A common request I have had over the years as an Arborist is regarding trees that are blocking a view. Often the client is asking to have the tree topped or removed to restore the view. In this blog I will discuss why these might not be the best options and use case studies of resent jobs that Waipu Tree Care has done as examples.
The solution to restoring a view can seem obvious: cut away any parts of the tree that are in the way. Unfortunately, this does not take into consideration how trees function and their likely reaction to the pruning. When a tree is cut a wound is created. Depending on the size and position of the cut it can produce a variety of responses. This can also be affected by the species of tree and time of year. Topping trees often results in thick vigorous re-growth as the tree attempts to replace the photosynthetic area it has lost. Large wounds in main scaffold branches (which are often a consequence of topping) usually lead to decay. This decay can cause failure of the new growth further down the track. Topping a tree to restore a view can be a short-term solution that creates more problems in the future.
Removing a tree to restore a view does work as a solution to the blocking problem, however, it also removes any benefits that the tree was providing. There are some situations where removing the tree is the only viable option; but there are plenty of situations where the tree can be retained and pruned to create a better solution.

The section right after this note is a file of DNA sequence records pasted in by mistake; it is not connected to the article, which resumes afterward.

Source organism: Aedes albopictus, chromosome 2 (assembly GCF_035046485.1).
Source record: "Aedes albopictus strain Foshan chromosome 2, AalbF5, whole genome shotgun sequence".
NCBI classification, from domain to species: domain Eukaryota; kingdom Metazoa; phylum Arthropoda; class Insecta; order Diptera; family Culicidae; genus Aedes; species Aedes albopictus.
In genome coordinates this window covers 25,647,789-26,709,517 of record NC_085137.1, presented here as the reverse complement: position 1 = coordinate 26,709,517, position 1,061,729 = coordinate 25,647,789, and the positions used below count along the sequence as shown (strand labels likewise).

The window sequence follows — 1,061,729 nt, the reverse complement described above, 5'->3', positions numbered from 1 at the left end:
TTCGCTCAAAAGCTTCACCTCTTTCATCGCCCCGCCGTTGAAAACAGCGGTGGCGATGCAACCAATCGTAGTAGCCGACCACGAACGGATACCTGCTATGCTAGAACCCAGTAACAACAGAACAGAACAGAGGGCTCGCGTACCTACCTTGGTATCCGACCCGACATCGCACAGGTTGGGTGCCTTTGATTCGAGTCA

I have had two notable jobs recently that have addressed this situation. Both cases involved semi-mature Pohutakawa trees. The trees’ canopy were directly obscuring the view of the ocean and the horizon, the coastal view being the main focal points of the gardens. Topping the trees would completely ruin their form and the consequential re-growth would quickly veil the view.
The solution was to prune the lower canopy whilst retaining the upper canopy. Branches were selectively removed to reveal the view whilst leaving enough growth to support the tree in its functions. It is important during this process not to remove too much leaf area. In general, no more than 1/3 of the live growth should be removed but ideally much less. Pruning in this manner may not be fully achievable in 1 session. A better approach can be to stage the work over a few years, gently creeping the canopy up as the tree grows so as not to over prune.
In other situations, I have pruned parts of the canopy to create arches or natural frames for views, especially in situations with multiple trees. The results can be subtler but longer lasting and have less of a negative impact on the tree.